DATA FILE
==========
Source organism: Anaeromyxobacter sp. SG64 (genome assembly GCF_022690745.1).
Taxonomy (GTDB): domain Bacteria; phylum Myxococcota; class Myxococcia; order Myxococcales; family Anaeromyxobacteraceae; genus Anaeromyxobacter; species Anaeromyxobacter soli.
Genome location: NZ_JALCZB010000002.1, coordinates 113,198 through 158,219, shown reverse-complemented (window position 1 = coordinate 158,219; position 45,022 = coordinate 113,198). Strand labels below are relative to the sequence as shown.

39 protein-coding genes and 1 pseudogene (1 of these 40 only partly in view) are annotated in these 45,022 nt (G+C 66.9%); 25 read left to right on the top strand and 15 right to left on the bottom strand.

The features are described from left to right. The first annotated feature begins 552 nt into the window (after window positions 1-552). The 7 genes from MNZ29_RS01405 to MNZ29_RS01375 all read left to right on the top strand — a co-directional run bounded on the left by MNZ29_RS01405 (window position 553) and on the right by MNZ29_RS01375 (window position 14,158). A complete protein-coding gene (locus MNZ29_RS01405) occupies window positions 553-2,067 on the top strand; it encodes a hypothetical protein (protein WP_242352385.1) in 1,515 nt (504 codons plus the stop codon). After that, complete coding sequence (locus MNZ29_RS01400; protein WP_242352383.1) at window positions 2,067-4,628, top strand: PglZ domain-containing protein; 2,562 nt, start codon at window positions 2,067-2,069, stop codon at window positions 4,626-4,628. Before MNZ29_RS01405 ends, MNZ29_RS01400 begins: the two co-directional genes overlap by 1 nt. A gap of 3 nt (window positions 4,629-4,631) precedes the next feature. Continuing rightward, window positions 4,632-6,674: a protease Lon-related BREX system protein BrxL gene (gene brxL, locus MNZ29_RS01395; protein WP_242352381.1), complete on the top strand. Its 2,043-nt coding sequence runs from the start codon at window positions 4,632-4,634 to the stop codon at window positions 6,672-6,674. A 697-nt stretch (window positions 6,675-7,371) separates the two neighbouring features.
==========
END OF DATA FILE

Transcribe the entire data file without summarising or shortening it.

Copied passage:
Source organism: Anaeromyxobacter sp. SG64 (genome assembly GCF_022690745.1).
Taxonomy (GTDB): domain Bacteria; phylum Myxococcota; class Myxococcia; order Myxococcales; family Anaeromyxobacteraceae; genus Anaeromyxobacter; species Anaeromyxobacter soli.
Genome location: NZ_JALCZB010000002.1, coordinates 113,198 through 158,219, shown reverse-complemented (window position 1 = coordinate 158,219; position 45,022 = coordinate 113,198). Strand labels below are relative to the sequence as shown.

39 protein-coding genes and 1 pseudogene (1 of these 40 only partly in view) are annotated in these 45,022 nt (G+C 66.9%); 25 read left to right on the top strand and 15 right to left on the bottom strand.

The features are described from left to right. The first annotated feature begins 552 nt into the window (after window positions 1-552). The 7 genes from MNZ29_RS01405 to MNZ29_RS01375 all read left to right on the top strand — a co-directional run bounded on the left by MNZ29_RS01405 (window position 553) and on the right by MNZ29_RS01375 (window position 14,158). A complete protein-coding gene (locus MNZ29_RS01405) occupies window positions 553-2,067 on the top strand; it encodes a hypothetical protein (protein WP_242352385.1) in 1,515 nt (504 codons plus the stop codon). After that, complete coding sequence (locus MNZ29_RS01400; protein WP_242352383.1) at window positions 2,067-4,628, top strand: PglZ domain-containing protein; 2,562 nt, start codon at window positions 2,067-2,069, stop codon at window positions 4,626-4,628. Before MNZ29_RS01405 ends, MNZ29_RS01400 begins: the two co-directional genes overlap by 1 nt. A gap of 3 nt (window positions 4,629-4,631) precedes the next feature. Continuing rightward, window positions 4,632-6,674: a protease Lon-related BREX system protein BrxL gene (gene brxL, locus MNZ29_RS01395; protein WP_242352381.1), complete on the top strand. Its 2,043-nt coding sequence runs from the start codon at window positions 4,632-4,634 to the stop codon at window positions 6,672-6,674. A 697-nt stretch (window positions 6,675-7,371) separates the two neighbouring features.